Hi! Thank you for staying tune to our HeadStart for Life blog – Beyond Therapy! Recently, I came across some articles about the connection between mindfulness and social skills and would like to share what I learnt.
Mindfulness practice has been suggested to benefit three core skill sets, which are emotional regulation, attention control and self-awareness (Posner et al 2015). Therefore, it helps enhance social competence in children. I selected six mindfulness activities focusing on breathing exercise from the book Mindful Games Activity cards: 55 Fun Ways to share Mindfulness with Kids and Teens by Susan Kaiser Greenland and hope this will be helpful for you. Check these out!
Your children can sit with their back straight and body relaxed and gently rest their hands on the knees. Ask them to breathe naturally while you count the length of inhale (“one, two, three”) and exhale (“one, two, three, four”) and also give a natural pause between inhale and exhale. As children increase the length of their exhale to four counts, adjust the pace of your counting so that it syncs with the pace of their breathing. You can help children to learn that focusing on a long out-breath can be relaxing and it helps them feel calm.
Counting breaths can help develop concentration. Start with a comfortable posture: sit with the back straight and relaxed body, resting the hands gently on the knees. Breathe in naturally and silently say “one” in your mind. Then relax the forehead as you breathe out. Then, do it again, breathe in naturally and silently say, “two” in your mind. Then relax the neck and shoulders as you breathe out. Next, breathe in and silently say, “three” in the mind and relax the tummy as they breathe out. At the second time, ask your children to count silently on their own.
Sit or stand comfortably, relax, and feel your breathing. Choose something nearby that is pleasant to look at and rest your gaze on it. Keep your eyes soft and lightly focused on the object. Sometimes you will have thoughts, and sometimes you won’t. When thoughts come, let them be. If you don’t focus on them too much, they’ll stay a while and leave on their own. If you notice you are distracted, that means you know where your mind is. Just return to gazing softly at the object. How about trying this activity when you are stuck in the traffic or standing in line, let’s see what would happen then.
Lie on the back with the legs flat on the floor and the arms by your sides. Place a stuffed animal on your children’s belly. Ask them to feel the back of their head touching the floor. Then, feel their shoulders. Also, they can pat the stuffed toy and notice what that feels like. Later, start noticing the feeling of breathing in and out. Look at how the animal moves up and down with the breathing.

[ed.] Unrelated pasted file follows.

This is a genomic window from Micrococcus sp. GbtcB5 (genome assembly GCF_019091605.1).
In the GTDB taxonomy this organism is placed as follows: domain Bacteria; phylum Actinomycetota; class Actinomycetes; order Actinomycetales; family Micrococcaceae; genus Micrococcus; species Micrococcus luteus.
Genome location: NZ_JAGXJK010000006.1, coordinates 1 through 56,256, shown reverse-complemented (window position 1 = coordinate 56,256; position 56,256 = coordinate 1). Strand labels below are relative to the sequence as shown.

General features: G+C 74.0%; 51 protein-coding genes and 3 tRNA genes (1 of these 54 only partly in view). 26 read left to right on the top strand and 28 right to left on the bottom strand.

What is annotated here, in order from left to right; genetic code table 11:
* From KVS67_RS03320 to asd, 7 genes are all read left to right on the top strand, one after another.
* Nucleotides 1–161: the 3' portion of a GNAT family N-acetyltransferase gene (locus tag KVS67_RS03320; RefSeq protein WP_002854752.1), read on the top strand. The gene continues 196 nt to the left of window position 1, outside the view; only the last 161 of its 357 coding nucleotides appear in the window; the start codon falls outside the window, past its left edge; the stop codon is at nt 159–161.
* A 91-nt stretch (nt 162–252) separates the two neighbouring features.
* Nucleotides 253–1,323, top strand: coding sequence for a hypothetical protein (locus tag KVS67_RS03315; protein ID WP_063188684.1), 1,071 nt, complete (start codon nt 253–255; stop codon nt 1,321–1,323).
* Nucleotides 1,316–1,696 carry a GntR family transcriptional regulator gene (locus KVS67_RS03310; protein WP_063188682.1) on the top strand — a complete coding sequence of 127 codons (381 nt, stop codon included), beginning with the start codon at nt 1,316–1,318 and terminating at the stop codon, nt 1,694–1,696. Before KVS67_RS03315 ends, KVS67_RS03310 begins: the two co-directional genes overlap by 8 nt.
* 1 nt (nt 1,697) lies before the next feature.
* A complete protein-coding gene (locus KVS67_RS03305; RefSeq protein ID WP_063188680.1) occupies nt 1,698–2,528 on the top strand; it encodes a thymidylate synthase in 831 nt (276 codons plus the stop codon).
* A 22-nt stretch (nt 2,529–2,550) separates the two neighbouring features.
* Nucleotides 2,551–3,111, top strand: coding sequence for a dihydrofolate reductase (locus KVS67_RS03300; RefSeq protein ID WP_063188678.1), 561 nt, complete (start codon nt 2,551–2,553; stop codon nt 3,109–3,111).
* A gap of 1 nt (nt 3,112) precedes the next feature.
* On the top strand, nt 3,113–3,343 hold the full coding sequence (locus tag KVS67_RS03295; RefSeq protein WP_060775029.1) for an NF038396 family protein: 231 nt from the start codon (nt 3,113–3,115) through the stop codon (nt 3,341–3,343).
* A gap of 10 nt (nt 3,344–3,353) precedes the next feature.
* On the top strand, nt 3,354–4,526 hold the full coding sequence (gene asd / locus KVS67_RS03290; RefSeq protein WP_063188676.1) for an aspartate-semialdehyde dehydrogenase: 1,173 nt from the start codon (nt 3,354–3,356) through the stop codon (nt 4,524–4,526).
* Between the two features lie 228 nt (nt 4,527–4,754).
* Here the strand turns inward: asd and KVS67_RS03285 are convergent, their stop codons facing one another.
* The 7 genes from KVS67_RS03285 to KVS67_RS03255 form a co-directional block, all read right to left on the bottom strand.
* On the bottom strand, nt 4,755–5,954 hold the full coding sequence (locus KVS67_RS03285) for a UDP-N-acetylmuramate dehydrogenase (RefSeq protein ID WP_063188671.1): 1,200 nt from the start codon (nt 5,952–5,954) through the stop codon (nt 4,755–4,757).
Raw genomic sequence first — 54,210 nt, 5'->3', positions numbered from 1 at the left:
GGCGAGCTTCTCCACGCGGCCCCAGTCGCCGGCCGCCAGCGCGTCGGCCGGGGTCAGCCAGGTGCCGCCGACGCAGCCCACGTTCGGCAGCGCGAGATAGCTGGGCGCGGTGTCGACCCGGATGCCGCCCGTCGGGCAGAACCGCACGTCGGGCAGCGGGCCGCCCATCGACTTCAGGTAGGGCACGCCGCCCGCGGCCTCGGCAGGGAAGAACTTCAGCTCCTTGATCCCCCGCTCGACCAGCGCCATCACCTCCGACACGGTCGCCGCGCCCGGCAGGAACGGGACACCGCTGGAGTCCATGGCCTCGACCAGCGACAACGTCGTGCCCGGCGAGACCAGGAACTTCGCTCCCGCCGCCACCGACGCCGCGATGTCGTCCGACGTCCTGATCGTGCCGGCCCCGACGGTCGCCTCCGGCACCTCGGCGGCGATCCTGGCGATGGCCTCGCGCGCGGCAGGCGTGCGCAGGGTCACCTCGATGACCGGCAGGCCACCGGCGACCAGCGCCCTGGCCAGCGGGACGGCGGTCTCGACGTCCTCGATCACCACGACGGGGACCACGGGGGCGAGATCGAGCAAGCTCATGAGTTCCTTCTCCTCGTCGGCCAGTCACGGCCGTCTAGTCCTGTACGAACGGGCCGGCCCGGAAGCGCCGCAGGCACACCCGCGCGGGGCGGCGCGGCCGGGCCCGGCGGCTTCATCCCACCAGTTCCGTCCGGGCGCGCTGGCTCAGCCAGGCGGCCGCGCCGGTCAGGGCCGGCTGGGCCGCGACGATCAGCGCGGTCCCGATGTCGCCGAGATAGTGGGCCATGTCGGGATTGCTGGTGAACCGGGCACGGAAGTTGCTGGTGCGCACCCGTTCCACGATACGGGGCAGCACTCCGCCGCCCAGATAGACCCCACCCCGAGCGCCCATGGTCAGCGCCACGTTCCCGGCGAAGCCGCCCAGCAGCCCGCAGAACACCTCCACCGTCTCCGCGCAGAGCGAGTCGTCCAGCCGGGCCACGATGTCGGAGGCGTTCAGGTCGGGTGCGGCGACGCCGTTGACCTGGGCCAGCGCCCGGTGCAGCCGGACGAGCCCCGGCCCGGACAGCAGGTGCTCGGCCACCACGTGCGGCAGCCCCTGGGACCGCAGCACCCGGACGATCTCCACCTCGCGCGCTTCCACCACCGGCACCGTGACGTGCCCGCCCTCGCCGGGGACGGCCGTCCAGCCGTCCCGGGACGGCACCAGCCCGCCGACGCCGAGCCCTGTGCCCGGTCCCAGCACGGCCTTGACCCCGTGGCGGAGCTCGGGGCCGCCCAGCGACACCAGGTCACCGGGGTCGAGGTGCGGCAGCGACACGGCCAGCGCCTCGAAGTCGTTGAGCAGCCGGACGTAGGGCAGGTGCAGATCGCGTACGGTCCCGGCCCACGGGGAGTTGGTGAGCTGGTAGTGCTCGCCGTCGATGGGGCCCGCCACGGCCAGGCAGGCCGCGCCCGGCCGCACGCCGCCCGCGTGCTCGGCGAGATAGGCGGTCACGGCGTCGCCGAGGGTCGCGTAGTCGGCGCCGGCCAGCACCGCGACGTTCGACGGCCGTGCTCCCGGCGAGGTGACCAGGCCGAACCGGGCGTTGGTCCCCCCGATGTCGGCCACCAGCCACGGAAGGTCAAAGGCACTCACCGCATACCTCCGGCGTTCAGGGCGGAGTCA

Alternatively, you can also ask the child to silently say “up” and “down” every time the animal moves up and down so that they can keep their mind on the breathing.
Let’s develop body awareness and practice moving our bodies with control! Tell your child that you are going to practice swaying side to side like a pendulum of a grandfather clock. Sit with the back straight and the body relaxed. Ask them to put both hands on the floor next to them and lean the body to the right. Then push the body to the left and catch the weight with the left hand on the floor. And then rock back to the right hand again. Say “tick-tock” while swaying from side to side. “Tick-tock, tick-tock”. You can say, “Tick – tock – like a – clock – until – I find – my center – STOP” to end this activity.
Demonstrate by resting the palms of your hands on top of your head, with the tips of your fingers touching. Keeping your fingers together, raise your arms to mime a balloon inflating, then lower your arms to mime a balloon deflating. Ask the children to sync the movements with their breaths, breathing in as the “balloon” inflating, breathing out as the “balloon” deflating. Alternatively, use a material that can be inflated and deflated easily as a visual aids. Move your hands up, like a balloon filling with air, then down, like a balloon getting smaller.
You would have noticed that these exercises are nothing special but paying attention to our breath with some tweaks. Also, all these exercises are FREE! No toys are needed! With this mindfulness practice, they will help your children for their attention, focus, emotion regulation. Let’s take 5 to 10 minutes to do it every day with them and experience the change in our mind and body together. Try it out!
See you soon!
Greenland, S.K. (2016). Mindful Games. Shambhala Publication.
Tang, Y.Y., Hölzel, B.K., & Posner, M.I. (2015). The neuroscience of mindfulness meditation. Nature Reviews Neuroscience, 16(4), 213-225.